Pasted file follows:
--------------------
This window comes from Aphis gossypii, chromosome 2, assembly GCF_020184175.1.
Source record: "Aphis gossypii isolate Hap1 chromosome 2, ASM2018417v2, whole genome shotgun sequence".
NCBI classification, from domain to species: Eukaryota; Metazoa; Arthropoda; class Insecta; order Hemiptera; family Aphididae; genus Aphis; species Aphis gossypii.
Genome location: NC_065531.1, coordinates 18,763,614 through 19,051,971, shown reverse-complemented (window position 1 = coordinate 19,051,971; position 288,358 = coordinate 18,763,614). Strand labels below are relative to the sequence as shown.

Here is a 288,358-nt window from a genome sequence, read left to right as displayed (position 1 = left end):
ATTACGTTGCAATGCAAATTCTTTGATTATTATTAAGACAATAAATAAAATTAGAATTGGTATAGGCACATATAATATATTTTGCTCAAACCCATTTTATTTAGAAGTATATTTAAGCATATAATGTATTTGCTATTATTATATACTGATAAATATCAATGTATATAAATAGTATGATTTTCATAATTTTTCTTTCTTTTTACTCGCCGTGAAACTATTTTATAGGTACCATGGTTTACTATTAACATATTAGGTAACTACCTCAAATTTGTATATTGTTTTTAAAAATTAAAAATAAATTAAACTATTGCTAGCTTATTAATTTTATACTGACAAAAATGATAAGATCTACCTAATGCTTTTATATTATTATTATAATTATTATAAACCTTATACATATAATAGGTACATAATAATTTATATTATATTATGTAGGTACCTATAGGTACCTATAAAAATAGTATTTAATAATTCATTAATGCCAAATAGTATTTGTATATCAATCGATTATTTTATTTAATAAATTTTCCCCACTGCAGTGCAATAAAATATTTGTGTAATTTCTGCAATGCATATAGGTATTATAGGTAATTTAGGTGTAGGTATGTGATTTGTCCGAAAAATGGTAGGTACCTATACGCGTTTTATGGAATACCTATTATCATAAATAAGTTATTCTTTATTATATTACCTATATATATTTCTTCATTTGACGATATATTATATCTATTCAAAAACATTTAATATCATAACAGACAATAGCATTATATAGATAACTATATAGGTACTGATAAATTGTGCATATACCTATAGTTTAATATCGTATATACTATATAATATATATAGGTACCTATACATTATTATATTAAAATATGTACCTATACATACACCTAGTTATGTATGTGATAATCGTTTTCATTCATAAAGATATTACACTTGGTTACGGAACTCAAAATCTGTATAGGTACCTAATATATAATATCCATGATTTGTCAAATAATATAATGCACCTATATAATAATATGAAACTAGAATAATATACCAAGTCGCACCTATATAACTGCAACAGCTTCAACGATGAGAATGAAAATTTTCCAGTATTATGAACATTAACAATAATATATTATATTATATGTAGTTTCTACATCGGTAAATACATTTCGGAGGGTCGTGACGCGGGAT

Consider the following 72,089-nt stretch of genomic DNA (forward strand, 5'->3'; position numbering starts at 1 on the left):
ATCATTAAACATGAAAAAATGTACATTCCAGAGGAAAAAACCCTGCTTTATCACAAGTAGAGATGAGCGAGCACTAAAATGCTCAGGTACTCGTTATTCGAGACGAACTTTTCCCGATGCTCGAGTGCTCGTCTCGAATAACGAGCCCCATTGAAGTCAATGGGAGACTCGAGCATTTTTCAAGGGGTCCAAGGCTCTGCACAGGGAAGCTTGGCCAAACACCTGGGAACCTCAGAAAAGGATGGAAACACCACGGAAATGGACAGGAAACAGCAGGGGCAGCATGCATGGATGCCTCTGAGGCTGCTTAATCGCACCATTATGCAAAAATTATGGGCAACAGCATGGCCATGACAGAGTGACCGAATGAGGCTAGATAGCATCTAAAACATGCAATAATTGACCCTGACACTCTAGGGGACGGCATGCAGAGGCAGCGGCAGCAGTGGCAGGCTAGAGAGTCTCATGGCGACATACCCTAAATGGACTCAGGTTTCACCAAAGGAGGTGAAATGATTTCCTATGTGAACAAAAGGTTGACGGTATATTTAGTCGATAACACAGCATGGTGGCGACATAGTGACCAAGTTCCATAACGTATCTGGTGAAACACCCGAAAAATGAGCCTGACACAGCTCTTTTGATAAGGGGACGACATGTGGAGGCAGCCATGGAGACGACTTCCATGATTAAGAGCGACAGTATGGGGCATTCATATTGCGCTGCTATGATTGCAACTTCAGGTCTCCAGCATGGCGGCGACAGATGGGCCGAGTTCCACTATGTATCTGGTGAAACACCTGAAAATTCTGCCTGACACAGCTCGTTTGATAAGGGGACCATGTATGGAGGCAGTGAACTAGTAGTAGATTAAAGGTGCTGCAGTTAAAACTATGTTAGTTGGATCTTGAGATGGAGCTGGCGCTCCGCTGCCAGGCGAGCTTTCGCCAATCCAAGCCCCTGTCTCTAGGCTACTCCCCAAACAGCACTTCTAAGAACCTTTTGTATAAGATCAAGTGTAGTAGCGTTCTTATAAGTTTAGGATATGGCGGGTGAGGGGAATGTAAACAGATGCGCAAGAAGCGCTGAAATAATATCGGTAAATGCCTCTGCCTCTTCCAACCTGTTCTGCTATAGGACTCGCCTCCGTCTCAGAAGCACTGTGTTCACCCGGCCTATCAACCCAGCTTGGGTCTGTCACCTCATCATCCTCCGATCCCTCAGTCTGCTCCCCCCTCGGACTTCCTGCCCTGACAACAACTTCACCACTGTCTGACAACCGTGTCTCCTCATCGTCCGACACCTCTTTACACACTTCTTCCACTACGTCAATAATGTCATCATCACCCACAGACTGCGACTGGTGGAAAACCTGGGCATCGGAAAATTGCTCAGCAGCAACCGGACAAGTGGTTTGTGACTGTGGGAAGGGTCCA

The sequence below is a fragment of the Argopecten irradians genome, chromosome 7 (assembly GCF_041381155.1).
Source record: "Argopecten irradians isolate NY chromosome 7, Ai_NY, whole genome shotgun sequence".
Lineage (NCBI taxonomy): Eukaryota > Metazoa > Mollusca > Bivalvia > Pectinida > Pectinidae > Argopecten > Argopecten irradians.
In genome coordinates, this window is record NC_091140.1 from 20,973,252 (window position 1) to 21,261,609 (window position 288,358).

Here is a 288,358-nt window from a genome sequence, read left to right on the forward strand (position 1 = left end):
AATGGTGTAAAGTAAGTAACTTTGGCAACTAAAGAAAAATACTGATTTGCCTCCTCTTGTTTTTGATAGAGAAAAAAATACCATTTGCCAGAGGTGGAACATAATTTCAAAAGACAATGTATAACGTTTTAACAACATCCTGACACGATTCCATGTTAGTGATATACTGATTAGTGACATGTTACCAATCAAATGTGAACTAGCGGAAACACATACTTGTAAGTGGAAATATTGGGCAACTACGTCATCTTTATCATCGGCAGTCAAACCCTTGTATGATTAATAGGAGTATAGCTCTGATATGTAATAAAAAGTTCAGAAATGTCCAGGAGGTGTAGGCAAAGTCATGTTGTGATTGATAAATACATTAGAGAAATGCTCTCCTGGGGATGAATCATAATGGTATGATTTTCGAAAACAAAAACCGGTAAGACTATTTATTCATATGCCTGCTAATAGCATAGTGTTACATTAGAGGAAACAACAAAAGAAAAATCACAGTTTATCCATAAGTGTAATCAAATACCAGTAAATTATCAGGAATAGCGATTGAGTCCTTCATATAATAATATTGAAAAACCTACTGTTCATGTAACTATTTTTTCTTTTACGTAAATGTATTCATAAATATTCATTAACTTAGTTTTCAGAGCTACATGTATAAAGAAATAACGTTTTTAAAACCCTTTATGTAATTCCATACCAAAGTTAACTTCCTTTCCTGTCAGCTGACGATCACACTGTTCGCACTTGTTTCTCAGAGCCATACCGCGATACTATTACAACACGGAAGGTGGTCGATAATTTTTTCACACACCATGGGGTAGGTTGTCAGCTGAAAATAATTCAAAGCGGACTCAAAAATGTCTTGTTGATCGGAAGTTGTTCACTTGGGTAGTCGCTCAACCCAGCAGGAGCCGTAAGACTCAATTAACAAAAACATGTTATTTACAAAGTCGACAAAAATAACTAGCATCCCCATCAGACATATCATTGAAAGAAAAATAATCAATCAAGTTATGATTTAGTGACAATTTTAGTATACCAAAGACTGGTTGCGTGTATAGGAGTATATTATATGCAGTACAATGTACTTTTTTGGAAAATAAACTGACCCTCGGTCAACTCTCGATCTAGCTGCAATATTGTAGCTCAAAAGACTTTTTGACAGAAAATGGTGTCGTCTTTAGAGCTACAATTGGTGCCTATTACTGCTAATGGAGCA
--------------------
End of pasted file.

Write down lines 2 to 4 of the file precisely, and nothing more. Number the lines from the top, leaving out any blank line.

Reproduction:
Source record: "Aphis gossypii isolate Hap1 chromosome 2, ASM2018417v2, whole genome shotgun sequence".
NCBI classification, from domain to species: Eukaryota; Metazoa; Arthropoda; class Insecta; order Hemiptera; family Aphididae; genus Aphis; species Aphis gossypii.
Genome location: NC_065531.1, coordinates 18,763,614 through 19,051,971, shown reverse-complemented (window position 1 = coordinate 19,051,971; position 288,358 = coordinate 18,763,614). Strand labels below are relative to the sequence as shown.